Better property behavior

Brendan Eich brendan at
Mon Dec 31 13:35:48 PST 2012

Allen Wirfs-Brock wrote:
> On Dec 31, 2012, at 10:14 AM, Axel Rauschmayer wrote:
>> Currently making a typo in property names can be fatal in two ways: When reading a property, things fail silently and you get back `undefined`. When setting a property, you accidentally create a new property.
>> A safer behavior would be as follows:
>> 1. Creating properties
>>      1a. Only property definition creates own properties.
>>      1b. Assignment throws if a property does not exist, yet.
>> 2. Reading from a property that does not exist throws an exception.
>> (2) can be done by putting a proxy in the prototype chain that throws if it is reached by the search for a property.
>> (1b) can be done by making an instance non-extensible. Plus strict mode.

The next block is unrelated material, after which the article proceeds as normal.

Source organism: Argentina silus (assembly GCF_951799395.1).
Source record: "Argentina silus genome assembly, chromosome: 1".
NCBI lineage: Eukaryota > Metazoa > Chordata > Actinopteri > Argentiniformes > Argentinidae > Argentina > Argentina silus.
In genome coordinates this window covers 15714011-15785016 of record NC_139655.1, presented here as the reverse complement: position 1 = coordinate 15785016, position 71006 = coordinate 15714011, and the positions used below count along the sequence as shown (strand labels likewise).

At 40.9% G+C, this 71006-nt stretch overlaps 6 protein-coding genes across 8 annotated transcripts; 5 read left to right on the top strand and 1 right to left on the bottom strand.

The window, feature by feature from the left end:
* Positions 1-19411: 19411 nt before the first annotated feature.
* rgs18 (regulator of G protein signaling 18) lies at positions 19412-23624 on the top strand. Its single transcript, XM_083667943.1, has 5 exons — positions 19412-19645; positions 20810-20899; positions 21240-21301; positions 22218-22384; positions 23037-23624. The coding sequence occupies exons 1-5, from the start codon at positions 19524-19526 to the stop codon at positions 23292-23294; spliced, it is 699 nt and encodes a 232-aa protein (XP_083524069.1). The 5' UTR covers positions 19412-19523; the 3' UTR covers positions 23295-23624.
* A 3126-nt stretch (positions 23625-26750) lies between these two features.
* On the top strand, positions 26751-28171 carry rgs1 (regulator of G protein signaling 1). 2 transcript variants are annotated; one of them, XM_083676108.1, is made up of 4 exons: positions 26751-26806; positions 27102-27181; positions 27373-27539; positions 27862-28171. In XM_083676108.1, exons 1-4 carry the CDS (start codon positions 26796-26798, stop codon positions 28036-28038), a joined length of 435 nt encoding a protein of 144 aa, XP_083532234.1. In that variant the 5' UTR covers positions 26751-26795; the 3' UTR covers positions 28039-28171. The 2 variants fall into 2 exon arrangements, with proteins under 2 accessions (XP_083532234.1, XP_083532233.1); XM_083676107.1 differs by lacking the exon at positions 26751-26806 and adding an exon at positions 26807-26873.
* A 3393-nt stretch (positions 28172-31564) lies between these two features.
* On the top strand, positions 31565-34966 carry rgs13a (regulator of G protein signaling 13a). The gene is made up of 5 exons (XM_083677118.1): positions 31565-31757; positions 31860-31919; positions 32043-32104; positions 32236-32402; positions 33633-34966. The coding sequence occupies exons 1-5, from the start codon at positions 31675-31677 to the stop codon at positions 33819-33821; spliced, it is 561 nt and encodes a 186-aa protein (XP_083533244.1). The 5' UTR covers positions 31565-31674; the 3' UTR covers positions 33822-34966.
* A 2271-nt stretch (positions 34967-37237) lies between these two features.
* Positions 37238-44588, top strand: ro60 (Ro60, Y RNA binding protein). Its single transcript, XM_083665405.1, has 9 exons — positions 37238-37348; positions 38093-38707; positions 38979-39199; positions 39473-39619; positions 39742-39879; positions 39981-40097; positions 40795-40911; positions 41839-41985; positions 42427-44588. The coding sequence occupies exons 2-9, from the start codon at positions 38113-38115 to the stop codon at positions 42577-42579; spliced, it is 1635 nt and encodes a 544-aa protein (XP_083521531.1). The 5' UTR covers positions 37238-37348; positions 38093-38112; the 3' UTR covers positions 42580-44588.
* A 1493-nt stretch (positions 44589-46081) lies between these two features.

>> Not sure how to achieve (1a). You’d have to make all of your definitions first. But once you have prevented extensions, that would be it.
> 1a can also be handled by your proxy's put trap.  All it needs to do is refuse to create new properties on the "receiver" object.

Is the trap still called 'set'? Just keeping up ;-).
>> Does that make sense?
> For some new language, probably hot for JS.
> Perhaps you could find some utility to this technique as a debugging tool.

We've talked of two language extensions that cover this space:

* sealed classes -- a way to declare instance fields, not yet in sight, 
is needed for these, but instances would throw on typo'ed field names.

* dherman's undefined value-proxy, which traces blame back to its 
generating stack, no matter how far afield it flows before throwing 

One could even imagine a future JS where, perhaps with macros or other 
static abstraction techniques, developers could opt into both of these 
as "defaults" for a given style of programming.


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